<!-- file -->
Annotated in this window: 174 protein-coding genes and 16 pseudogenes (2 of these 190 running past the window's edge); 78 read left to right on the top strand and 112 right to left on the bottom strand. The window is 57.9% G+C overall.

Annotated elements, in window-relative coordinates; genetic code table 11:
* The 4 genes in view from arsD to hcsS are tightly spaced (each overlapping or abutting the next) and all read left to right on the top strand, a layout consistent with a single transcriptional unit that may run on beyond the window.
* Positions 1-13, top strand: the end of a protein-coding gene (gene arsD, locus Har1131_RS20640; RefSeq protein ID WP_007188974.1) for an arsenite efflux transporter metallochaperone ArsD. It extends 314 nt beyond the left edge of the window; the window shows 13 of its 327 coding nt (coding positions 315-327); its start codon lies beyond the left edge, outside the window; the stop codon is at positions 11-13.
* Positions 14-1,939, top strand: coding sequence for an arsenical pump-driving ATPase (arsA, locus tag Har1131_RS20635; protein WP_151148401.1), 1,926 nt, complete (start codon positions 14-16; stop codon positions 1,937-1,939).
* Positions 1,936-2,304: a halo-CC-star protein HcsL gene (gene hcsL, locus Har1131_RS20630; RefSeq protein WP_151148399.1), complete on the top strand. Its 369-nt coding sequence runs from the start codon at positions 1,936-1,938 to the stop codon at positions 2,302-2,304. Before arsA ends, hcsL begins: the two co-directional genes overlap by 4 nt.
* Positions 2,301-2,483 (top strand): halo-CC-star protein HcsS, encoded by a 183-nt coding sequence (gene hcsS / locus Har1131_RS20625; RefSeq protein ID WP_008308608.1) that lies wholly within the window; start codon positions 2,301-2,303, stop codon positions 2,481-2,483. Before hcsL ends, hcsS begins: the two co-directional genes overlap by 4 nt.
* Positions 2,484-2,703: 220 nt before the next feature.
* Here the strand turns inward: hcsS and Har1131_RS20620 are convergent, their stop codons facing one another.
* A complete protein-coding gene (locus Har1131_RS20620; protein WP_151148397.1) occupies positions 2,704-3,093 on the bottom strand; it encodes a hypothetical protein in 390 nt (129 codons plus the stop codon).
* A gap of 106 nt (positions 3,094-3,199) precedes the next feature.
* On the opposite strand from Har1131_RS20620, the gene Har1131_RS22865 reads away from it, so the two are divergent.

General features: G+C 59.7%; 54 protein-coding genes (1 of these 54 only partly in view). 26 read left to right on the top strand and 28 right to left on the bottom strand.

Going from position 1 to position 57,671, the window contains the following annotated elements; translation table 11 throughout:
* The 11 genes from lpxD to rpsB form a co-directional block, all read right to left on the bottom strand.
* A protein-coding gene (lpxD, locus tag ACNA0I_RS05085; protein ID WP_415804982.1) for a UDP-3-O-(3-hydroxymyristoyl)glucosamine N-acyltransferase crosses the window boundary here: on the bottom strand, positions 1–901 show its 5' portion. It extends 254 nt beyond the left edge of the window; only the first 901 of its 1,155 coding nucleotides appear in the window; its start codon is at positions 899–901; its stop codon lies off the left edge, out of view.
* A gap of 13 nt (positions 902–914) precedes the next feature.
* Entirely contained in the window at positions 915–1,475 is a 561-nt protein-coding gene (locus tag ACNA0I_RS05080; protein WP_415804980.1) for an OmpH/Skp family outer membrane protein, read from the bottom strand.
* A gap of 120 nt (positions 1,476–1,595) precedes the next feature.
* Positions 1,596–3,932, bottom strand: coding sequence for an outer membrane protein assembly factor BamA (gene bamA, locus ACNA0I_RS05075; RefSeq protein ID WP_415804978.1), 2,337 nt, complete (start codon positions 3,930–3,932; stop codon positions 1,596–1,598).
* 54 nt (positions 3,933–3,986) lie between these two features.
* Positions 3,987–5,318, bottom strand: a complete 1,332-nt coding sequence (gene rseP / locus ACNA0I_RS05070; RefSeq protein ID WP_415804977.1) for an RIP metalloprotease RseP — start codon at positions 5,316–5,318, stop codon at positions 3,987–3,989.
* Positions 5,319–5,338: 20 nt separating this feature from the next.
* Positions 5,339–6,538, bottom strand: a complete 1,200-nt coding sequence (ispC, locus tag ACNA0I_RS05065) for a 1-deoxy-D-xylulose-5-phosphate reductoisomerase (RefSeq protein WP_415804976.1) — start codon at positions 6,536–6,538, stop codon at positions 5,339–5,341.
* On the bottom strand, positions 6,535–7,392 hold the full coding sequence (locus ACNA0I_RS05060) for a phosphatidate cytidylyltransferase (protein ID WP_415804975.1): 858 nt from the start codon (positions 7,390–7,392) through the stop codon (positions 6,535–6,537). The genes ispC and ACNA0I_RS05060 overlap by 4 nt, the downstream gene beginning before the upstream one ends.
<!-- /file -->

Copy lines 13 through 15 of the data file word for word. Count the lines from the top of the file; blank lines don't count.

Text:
General features: G+C 59.7%; 54 protein-coding genes (1 of these 54 only partly in view). 26 read left to right on the top strand and 28 right to left on the bottom strand.

Going from position 1 to position 57,671, the window contains the following annotated elements; translation table 11 throughout:
* The 11 genes from lpxD to rpsB form a co-directional block, all read right to left on the bottom strand.